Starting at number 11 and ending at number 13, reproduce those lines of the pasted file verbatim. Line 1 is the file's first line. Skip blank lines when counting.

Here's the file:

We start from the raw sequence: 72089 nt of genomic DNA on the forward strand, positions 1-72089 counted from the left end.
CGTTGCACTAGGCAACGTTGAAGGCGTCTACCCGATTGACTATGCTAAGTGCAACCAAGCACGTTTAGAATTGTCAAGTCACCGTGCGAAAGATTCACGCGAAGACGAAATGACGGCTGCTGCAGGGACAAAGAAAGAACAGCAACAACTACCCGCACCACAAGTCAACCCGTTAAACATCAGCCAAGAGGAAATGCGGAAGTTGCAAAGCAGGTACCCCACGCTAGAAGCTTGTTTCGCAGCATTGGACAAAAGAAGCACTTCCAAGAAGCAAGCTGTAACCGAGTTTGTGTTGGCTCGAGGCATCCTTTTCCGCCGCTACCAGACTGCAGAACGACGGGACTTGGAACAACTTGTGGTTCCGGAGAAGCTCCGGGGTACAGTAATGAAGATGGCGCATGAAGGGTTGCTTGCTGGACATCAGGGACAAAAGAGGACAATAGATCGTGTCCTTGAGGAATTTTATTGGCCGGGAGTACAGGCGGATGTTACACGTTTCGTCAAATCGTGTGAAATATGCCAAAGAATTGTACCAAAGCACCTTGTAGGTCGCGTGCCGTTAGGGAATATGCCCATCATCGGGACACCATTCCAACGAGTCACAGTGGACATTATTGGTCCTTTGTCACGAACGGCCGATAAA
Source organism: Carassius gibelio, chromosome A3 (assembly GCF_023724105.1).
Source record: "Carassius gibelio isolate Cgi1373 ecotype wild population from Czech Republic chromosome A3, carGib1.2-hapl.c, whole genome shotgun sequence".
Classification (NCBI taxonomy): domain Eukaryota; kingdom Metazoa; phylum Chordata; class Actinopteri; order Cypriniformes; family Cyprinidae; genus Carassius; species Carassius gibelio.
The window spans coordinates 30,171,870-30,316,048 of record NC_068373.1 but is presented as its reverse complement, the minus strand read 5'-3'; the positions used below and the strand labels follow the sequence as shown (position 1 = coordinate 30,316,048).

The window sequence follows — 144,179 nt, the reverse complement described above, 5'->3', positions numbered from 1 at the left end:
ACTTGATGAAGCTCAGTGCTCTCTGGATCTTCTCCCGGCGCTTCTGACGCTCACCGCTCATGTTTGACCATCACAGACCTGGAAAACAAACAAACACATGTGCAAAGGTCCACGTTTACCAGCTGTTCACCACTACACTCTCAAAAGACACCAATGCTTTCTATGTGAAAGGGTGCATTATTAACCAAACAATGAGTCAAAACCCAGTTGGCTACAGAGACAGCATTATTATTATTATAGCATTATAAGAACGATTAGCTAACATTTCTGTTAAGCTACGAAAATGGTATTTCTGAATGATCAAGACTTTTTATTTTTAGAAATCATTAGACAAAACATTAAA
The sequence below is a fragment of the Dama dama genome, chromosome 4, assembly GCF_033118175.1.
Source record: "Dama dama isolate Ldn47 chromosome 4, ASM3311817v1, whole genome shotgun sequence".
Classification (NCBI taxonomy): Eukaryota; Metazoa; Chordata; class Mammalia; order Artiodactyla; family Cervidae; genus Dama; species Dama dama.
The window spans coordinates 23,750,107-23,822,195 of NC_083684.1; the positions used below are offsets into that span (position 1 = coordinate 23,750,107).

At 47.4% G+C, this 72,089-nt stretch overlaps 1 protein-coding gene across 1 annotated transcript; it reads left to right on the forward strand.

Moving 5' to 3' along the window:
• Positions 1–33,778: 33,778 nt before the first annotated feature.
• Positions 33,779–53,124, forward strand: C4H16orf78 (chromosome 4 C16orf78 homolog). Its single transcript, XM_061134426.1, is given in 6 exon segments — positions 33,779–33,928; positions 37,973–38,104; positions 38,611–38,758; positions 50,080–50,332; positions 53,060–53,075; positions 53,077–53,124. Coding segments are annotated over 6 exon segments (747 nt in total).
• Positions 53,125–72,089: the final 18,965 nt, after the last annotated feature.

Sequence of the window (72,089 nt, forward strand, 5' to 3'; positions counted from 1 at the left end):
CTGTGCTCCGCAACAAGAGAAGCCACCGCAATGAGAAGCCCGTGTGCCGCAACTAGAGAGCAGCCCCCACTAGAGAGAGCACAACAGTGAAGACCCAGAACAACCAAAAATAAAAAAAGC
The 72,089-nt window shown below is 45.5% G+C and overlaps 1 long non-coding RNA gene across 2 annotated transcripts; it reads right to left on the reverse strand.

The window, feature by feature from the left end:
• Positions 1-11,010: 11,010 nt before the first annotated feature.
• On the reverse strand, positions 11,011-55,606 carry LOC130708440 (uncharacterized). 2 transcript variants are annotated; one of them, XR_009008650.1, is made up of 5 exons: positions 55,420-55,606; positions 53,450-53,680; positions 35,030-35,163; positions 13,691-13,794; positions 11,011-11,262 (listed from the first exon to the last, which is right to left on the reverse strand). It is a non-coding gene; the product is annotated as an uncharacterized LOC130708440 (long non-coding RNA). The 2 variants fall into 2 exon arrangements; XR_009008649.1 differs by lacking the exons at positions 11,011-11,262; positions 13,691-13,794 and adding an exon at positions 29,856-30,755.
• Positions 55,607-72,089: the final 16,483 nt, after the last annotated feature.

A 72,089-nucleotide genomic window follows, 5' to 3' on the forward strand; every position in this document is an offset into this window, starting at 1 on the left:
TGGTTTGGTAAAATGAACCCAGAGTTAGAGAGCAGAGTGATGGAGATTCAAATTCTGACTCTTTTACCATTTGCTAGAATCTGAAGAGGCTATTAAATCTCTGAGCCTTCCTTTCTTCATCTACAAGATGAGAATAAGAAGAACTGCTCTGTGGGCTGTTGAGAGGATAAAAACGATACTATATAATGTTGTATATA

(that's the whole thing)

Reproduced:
Classification (NCBI taxonomy): Eukaryota; Metazoa; Chordata; class Mammalia; order Artiodactyla; family Cervidae; genus Dama; species Dama dama.
The window spans coordinates 23,750,107-23,822,195 of NC_083684.1; the positions used below are offsets into that span (position 1 = coordinate 23,750,107).

At 47.4% G+C, this 72,089-nt stretch overlaps 1 protein-coding gene across 1 annotated transcript; it reads left to right on the forward strand.